Concerns abound as the response to coronavirus has led to inmates being released back into society in an effort to slow transmission of the virus. Many are left wondering if these decisions will jeopardize the safety of society if these known criminals reoffend or commit more heinous crimes when they are released.
Problems quickly surfaced when California inmates, allegedly, intentionally tried to spread the virus in a desperate attempt to be released from prison. The truly dark side of prisoners has been seen as reports abound of inmates purposefully coughing on corrections officers as a means of infecting them.
Much turmoil is occurring in prisons across the nation; however, New York city has decided it would be wise to simply release upwards of 1,700 prisoners in past weeks. Not only have criminals been simply dumped back into society before their sentence was served, they were even rewarded with paid hotel stays, gift cards, and cell phones to ensure a cushy reentry into society.
This all begs the question of how should the nation respond to the imminent threat of coronavirus spread in close prison quarters, while addressing the very real possibility that release could pose a significant risk to society?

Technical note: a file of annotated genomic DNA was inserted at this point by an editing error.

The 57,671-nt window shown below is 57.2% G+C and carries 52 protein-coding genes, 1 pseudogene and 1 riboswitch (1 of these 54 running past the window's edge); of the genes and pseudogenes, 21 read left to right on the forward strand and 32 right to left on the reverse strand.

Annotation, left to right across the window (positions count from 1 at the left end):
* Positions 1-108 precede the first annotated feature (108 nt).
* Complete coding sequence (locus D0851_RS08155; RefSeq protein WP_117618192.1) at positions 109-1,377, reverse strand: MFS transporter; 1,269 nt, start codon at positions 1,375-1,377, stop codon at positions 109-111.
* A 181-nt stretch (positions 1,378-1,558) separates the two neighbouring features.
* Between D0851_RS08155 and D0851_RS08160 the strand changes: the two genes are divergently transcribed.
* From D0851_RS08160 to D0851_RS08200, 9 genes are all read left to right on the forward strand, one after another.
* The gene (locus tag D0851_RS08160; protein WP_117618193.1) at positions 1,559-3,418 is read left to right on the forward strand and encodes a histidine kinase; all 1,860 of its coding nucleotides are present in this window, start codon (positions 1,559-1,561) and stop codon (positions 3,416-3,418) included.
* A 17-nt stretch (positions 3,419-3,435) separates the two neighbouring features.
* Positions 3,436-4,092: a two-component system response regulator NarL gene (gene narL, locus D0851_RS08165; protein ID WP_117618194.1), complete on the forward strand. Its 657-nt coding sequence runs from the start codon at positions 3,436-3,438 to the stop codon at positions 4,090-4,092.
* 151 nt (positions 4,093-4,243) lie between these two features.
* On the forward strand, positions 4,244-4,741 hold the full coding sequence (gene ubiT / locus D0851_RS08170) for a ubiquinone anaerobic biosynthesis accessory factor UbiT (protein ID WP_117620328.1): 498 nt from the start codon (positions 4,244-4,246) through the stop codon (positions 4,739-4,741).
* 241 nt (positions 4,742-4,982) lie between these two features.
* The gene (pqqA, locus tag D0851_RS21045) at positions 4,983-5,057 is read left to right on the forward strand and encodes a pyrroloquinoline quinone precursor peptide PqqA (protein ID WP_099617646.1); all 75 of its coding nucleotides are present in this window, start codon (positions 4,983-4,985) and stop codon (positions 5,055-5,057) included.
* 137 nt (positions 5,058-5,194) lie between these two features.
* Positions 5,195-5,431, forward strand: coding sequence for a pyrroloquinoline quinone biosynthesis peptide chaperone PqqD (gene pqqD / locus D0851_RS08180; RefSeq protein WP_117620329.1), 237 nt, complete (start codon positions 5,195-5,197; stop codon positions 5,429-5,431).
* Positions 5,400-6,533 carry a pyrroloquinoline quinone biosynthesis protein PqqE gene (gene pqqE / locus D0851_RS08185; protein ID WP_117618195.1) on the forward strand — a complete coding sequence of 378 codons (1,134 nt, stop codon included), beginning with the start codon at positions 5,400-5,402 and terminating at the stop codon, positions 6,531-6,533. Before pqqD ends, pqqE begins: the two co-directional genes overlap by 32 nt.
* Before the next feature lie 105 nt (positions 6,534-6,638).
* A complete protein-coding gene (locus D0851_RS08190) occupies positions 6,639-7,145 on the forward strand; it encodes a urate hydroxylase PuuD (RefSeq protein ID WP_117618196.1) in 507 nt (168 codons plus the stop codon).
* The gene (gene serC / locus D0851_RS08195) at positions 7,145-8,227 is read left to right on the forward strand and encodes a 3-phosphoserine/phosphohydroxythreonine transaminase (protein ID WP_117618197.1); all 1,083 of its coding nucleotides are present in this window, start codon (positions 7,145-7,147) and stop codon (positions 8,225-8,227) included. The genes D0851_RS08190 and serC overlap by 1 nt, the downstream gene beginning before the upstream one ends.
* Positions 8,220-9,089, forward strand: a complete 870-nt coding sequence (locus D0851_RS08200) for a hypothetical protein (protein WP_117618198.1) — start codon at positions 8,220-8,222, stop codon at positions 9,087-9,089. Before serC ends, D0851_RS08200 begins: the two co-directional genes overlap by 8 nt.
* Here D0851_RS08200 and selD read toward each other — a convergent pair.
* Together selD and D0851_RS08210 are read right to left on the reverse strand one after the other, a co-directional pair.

Some feel a more reasonable approach would be to implement social distancing approaches within the walls of the prison. However, these ideas seem to be gaining little traction with public officials.
Releasing criminals in an attempt to stop Covid-19 may help reduce infections within prisons, but at what cost to society? Not to mention, once released will criminals follow proper protocols as outlined by state governors or will they be the very ones who further perpetuate the illness to those around them?
It appears many of these questions are already being answered, as evidence suggests within mere days or weeks of criminals being released in New York City, many have already reoffended and are back in jail presently. This simply defeats the purpose of release, if criminals simply return in a few short days, all the while putting society at greater risk for criminal acts during an already tumultuous and frightening time.
As with many ethical dilemmas there seems to be no easy answer. Corrections officers are certainly a population of workers that have been deemed essential. They put their lives on the line each day to ensure criminals stay behind bars, yet they may be infected by inmates who intentionally try to evoke harm to their health and well-being.
Public officials continue to grapple with the health crisis and the proper handling of prison situations that impact the health and safety of many innocent prison employees and civilians.